The Seattle Mariners could have opted to keep Michael Pineda in the minor leagues to start the season, likely saving themselves millions of dollars (due to arbitration time). 

Instead the team opted to reward the 22-year-old righty after he dominated in spring training (2.12 ERA, 15 K, 6 BB over 17.0 innings) by naming him the fifth starter.

Finances aside, it really should have been an easy decision for the Mariners to make. 

Outside of Felix Hernandez (and perhaps Erik Bedard, though the chances of him staying healthy appear slim), it is not like the team is swamped with viable starting alternatives. 

Do the names Doug Fister, Luke French or Jason Vargas instill fear in many opposing hitters?

Pineda’s 2010 season was split between Double- and Triple-A, posting the following lines:

  • Double-A: 2.22 ERA, 78 K, 17 BB over 77.0 IP
  • Triple-A: 4.76 ERA, 76 K, 17 BB over 62.1 IP

Before we get too worked up about the “regression” at Triple-A, there are a few points to keep in mind: It was the Pacific Coast League, which, as we all know, is a notorious hitter’s league.  As a 21-year-old it wouldn’t be overly surprising to see him struggle getting his feet wet at that level.

You also have to take into consideration that his 4.76 ERA came despite a 1.14 WHIP, 11.0 K/9 and 2.5 BB/9.  In fact, his BABIP against him at the level was .312, a very believable number.  In other words, despite the ugly ERA, the other peripherals were sparkling and it was more poor luck than anything else. 

Obviously, the Mariners are likely to handle him with kid gloves throughout the season.  It wouldn’t be a surprise to see him have a few starts skipped, when the schedule allows it.  He also will likely be held to an innings limit, having thrown just 139.1 innings in 2010. 

It just gets magnified when you factor in a pair of stints on the DL in ’09 due to elbow strains.  The team is just not going to want to overwork him and risk his long-term potential.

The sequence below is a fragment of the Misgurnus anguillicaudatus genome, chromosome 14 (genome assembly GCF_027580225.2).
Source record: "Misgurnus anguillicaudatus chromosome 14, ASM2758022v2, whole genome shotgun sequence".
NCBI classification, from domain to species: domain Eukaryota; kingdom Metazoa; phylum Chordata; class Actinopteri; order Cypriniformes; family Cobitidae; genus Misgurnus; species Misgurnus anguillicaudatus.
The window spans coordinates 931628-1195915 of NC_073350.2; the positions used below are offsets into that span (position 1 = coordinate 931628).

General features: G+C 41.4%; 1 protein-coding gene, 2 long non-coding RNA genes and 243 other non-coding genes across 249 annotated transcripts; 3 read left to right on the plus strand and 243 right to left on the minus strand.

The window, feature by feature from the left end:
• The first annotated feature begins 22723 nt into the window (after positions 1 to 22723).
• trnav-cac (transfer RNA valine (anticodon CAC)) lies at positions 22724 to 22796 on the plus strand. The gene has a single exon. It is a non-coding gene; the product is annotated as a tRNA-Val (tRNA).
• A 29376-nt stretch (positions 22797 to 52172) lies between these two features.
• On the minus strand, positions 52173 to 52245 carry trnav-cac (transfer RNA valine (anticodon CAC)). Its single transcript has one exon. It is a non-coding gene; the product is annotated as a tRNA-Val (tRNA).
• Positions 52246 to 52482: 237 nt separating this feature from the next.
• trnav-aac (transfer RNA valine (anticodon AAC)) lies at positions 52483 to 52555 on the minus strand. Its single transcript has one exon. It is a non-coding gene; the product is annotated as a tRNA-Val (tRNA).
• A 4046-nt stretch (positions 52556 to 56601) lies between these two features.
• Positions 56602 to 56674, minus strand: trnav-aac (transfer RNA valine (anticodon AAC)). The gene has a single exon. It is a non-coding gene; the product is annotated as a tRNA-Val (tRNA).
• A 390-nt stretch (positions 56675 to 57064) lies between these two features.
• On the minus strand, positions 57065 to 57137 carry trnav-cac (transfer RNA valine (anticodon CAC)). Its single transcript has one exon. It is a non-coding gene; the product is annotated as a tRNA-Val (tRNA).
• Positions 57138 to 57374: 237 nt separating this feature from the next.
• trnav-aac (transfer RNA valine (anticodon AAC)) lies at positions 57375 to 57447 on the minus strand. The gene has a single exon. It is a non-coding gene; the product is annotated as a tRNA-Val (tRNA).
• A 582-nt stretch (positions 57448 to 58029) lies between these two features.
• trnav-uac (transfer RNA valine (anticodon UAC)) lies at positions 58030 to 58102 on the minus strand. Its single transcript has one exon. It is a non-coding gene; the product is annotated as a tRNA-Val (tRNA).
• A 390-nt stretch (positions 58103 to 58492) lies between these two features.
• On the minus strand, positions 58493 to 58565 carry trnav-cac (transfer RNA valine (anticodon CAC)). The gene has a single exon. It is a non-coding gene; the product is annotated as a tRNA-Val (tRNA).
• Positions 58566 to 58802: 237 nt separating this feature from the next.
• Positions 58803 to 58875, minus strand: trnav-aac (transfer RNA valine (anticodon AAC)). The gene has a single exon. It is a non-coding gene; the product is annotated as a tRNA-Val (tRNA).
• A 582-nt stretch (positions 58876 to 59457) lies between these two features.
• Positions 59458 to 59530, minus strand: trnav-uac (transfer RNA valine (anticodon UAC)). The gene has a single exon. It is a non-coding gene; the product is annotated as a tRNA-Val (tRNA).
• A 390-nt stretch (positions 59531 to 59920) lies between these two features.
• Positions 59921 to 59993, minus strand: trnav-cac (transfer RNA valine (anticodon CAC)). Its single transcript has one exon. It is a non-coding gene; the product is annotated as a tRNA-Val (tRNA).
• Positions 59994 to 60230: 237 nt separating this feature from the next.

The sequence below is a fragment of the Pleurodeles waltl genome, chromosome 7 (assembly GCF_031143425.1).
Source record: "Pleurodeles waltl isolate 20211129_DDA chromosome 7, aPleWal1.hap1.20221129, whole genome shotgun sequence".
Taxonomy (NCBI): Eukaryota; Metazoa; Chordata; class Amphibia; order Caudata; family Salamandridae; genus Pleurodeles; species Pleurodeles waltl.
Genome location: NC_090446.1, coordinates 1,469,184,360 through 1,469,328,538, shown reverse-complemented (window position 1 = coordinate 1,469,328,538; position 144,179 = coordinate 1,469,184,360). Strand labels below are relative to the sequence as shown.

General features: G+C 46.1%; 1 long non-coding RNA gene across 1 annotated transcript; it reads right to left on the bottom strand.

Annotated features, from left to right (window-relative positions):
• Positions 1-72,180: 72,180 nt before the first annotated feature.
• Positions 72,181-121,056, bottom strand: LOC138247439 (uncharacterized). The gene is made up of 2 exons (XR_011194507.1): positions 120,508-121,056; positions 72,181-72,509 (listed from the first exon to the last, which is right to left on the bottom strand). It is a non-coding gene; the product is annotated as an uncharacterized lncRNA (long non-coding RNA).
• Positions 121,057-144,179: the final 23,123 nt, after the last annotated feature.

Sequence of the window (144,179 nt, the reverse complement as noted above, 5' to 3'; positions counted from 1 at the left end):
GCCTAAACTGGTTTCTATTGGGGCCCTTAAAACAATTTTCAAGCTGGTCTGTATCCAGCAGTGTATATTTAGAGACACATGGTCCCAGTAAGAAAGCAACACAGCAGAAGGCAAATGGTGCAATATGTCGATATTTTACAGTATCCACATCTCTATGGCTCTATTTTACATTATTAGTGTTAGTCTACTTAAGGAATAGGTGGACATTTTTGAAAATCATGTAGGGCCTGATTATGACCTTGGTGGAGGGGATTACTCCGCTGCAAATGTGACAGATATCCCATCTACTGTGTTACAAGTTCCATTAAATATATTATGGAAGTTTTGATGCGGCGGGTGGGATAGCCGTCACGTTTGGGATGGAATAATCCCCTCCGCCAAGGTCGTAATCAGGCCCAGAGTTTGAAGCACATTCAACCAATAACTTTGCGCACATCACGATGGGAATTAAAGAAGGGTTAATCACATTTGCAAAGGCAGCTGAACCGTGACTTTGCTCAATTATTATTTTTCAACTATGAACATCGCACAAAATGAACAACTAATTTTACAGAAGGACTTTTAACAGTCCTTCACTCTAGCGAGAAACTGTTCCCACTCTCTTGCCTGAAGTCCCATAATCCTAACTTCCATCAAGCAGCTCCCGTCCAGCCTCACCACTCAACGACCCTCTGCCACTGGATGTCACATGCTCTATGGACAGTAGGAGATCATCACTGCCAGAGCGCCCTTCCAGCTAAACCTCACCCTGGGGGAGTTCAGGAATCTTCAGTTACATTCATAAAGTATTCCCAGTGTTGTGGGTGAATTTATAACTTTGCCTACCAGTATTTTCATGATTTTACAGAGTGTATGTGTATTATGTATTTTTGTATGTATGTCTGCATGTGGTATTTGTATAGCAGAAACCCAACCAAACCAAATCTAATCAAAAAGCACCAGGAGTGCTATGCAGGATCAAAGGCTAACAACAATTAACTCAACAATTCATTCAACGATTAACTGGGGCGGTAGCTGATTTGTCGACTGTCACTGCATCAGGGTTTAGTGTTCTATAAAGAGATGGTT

I would imagine that 170-175 innings would be the limit, so those in head-to-head leagues will want to keep that in mind.  When your fantasy title is on the line, Pineda may very well be shut down.

However, there is no questioning his potential upside.  Baseball America, who ranked him as the Mariners’ No. 2 prospect prior to the season (behind Dustin Ackley), said the following: “Pineda has the size, stuff and control to pitch at the top of a rotation. He throws a crisp fastball that sits at 93-97 mph and gets as high as 101 with explosive life and occasional heavy sink.”

Yes, there are things to be worried about, but from a pure “stuff” perspective, there is no reason to be concerned.  Pineda has the potential to be a fantasy ace in short order and, outside of the shallowest of formats, should be considered a must-own option in all formats. 

However, I would proceed with caution in the early going.  His first start is scheduled for April 5 in Texas against a high-powered Rangers offense.  Rookie starters are always a tough play in their major league debut, and this setting just makes it even tougher.

Be cautious, but you should reap the benefits soon enough.

What are your thoughts on Pineda?  Would you play him in his major league debut?  What are you expecting from him in 2011?


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